How to cope in a toxic environment with toxic people
Through my work as a company culture and workplace energy architect I often find myself observing groups of employees who find themselves working in a toxic environment.
I witness the decline of self-esteem in each one of them as they often endure month after month of poor leadership and dysfunction in their workplace.
Like the proverbial frog in the boiling water many of them don’t notice what is happening, and although they are often frustrated and sick and tired of being sick and tired, they don’t notice the toll it is beginning to have on their physical and emotional well being.
I’ve seen it in politicians, government, healthcare and mining workers. I’ve seen it in finance, HR and IT.
Often I wish I could have taken a before photo of these employees prior to their being in a toxic environment, and then an after photo when they were months into their tenure so I could show them the actual physical impact of the negativity on their appearance.
For many the challenge of the golden handshake is tough – they have good paying jobs with fabulous benefits which they need to upkeep and maintain their lifestyle, but the toxicity they are dealing with on a daily basis threatens to take all the joy out of their life, not to mention depleting their own self-worth.
Have you ever had anyone in your life that totally drained the energy from you? Have you ever worked in a toxic workplace environment where every morning when you got out of bed to go to work, you felt sick, depleted and miserable?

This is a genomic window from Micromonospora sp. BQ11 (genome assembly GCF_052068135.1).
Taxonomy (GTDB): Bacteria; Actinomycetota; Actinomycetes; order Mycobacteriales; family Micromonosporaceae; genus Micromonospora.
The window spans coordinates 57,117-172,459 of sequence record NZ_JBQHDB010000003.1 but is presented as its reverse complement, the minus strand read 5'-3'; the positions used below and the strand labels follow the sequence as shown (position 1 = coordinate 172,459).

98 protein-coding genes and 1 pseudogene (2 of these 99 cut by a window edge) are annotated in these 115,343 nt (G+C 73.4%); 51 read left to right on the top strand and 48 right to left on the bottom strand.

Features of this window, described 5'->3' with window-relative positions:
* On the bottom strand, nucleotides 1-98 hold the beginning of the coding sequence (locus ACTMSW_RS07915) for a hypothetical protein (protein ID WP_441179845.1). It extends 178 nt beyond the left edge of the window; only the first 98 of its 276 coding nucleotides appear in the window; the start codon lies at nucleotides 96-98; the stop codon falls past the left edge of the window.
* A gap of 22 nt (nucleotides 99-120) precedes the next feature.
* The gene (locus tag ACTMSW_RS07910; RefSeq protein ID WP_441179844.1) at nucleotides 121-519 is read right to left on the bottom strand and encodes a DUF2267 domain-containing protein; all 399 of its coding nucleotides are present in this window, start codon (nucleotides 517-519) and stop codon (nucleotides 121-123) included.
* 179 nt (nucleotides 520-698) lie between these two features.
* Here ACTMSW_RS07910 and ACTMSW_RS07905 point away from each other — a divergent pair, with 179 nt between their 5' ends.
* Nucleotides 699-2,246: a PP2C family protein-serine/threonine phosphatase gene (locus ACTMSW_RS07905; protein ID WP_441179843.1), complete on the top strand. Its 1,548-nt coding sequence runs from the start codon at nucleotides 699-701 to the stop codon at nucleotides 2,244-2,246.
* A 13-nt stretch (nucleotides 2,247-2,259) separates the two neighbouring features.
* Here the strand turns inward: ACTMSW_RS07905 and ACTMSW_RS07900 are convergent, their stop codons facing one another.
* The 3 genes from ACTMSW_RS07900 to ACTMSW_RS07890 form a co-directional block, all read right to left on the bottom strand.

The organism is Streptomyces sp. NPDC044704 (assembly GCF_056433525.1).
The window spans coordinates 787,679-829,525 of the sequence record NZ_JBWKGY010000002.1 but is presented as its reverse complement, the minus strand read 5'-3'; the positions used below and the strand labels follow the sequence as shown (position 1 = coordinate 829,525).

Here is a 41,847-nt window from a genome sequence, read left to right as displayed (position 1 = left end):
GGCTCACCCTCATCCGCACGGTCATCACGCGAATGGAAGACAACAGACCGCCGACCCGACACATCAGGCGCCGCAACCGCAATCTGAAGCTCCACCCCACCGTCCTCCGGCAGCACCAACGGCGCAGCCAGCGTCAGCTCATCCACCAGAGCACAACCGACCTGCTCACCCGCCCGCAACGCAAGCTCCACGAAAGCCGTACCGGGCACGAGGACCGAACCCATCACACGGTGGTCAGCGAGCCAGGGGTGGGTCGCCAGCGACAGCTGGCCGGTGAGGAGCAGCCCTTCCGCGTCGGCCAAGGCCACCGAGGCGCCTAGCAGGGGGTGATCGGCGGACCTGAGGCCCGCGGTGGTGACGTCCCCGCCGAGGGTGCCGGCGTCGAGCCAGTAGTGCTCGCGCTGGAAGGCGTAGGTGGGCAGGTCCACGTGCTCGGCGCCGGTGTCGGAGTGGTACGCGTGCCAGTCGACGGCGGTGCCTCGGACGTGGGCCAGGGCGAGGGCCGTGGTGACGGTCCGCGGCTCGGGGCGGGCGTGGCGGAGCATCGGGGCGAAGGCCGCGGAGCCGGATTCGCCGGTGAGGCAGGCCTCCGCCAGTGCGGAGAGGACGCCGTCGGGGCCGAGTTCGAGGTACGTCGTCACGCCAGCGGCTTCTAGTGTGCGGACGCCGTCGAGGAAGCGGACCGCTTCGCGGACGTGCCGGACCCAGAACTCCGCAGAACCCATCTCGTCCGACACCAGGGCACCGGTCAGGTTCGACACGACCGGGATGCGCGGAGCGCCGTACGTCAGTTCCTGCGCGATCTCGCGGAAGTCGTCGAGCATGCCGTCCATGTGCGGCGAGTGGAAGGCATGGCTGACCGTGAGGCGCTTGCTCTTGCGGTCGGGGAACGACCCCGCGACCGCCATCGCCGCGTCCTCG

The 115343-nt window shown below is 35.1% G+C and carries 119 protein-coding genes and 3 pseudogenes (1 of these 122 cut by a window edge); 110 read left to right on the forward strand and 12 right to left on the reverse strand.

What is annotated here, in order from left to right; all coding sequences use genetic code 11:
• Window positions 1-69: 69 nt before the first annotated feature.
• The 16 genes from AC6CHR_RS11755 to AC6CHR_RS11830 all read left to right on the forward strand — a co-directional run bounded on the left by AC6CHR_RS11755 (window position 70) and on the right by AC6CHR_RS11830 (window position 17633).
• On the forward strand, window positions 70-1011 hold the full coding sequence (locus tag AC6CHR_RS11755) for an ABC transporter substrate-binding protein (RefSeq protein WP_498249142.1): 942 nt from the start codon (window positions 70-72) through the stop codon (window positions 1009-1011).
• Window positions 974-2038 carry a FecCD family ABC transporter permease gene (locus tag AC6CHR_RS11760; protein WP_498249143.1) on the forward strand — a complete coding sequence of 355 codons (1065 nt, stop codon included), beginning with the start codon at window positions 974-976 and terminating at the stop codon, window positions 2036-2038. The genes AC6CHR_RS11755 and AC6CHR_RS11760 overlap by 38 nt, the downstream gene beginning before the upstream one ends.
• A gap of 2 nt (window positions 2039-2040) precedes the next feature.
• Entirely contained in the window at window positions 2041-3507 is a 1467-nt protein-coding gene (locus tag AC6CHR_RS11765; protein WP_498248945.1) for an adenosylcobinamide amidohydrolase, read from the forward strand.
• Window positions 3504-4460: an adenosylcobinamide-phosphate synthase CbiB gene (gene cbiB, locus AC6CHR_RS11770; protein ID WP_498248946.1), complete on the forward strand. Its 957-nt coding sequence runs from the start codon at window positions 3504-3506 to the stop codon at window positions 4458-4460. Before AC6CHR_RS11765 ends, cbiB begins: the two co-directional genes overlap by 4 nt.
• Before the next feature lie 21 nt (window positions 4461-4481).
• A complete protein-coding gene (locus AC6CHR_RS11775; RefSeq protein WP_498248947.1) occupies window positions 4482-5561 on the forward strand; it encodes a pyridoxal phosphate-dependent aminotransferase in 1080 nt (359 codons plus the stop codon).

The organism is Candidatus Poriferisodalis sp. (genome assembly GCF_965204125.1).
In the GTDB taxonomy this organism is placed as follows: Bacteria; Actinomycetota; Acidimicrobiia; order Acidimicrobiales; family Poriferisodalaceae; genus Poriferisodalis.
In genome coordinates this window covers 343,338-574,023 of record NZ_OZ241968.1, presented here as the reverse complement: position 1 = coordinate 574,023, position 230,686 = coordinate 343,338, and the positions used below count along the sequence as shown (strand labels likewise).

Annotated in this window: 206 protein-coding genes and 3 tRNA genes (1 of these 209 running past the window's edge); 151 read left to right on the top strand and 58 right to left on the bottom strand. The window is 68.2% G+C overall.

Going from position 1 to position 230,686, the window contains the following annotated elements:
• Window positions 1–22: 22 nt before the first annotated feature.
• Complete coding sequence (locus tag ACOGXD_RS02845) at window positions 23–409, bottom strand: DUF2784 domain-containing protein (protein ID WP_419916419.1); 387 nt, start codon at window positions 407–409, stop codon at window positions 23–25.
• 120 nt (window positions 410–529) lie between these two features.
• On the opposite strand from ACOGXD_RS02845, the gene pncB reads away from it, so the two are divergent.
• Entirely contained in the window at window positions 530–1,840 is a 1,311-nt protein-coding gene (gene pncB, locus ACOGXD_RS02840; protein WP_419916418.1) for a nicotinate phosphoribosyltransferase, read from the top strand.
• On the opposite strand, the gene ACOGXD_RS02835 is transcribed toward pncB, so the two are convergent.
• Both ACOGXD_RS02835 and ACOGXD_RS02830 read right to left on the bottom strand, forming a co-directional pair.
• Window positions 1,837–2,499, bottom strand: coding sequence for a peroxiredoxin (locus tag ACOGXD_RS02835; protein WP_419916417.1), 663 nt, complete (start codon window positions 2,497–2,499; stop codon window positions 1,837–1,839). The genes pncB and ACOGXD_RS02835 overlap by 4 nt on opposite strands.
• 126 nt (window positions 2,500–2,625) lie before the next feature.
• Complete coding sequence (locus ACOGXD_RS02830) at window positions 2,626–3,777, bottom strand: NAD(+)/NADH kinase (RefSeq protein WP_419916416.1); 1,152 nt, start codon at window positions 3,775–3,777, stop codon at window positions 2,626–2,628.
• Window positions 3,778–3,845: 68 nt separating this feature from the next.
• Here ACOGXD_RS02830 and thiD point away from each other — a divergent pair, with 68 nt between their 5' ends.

If you find yourself in this situation, and I speak from experience as I have been there too, all is not lost. Here’s a few important things to remember:
1. The #1 thing to do is to recognize when working in a toxic environment is that it is not all about you.
Often times in a toxic workplace where it is rife with passive aggressive leadership, destructive gossip, backstabbing politics, and abundant negativity it’s easy to feel helpless and at effect.
Daily exposure to negativity can really affect your own self-worth and so it is important to have perspective and separate the negativity you are swimming in daily from the reality of who you truly are.
Place some positive and uplifting quotes or affirmations on the wall of your office or cubicle to remind you of the good, take 10 minutes out a day to take a short walk outside and detach and allow for some clear head space.
2. Remember you can’t control others, you can only control your own actions and reactions.
The sooner you accept that the better for your own mental well-being. Instead focus on improving yourself in a negative environment, because when you finally get the opportunity to escape the situation you are in, you will get to take all the personal growth you have made along with you.
3. Think about how you can turn your bad situation into a good learning experience.
I know my own strongest personal growth has come from living through the most challenging situations both at work and at home.
Reflect on what are the lessons you can take away from the experience, what is it teaching you. Sometimes working for a bad manager helps us identify what kind of good leader we want to become.
As difficult as a toxic work environment may be, never allow yourself to become less than who you are meant to be out of anger or spite for your manager or employer.
It is easy to fall into the trap of giving up on the job, blaming others for the situation or making excuses, but the bottom line is that as long as you are taking a salary you have an obligation to give an honest day’s work.
Your personal brand and reputation will continue far beyond the company you are with today, and nothing is worth trading your integrity over.
Watch this video to find out the 4 types of toxic people successful people avoid and see if they relate at all to your own experience. Share your thoughts in the comments below, I’d love to know.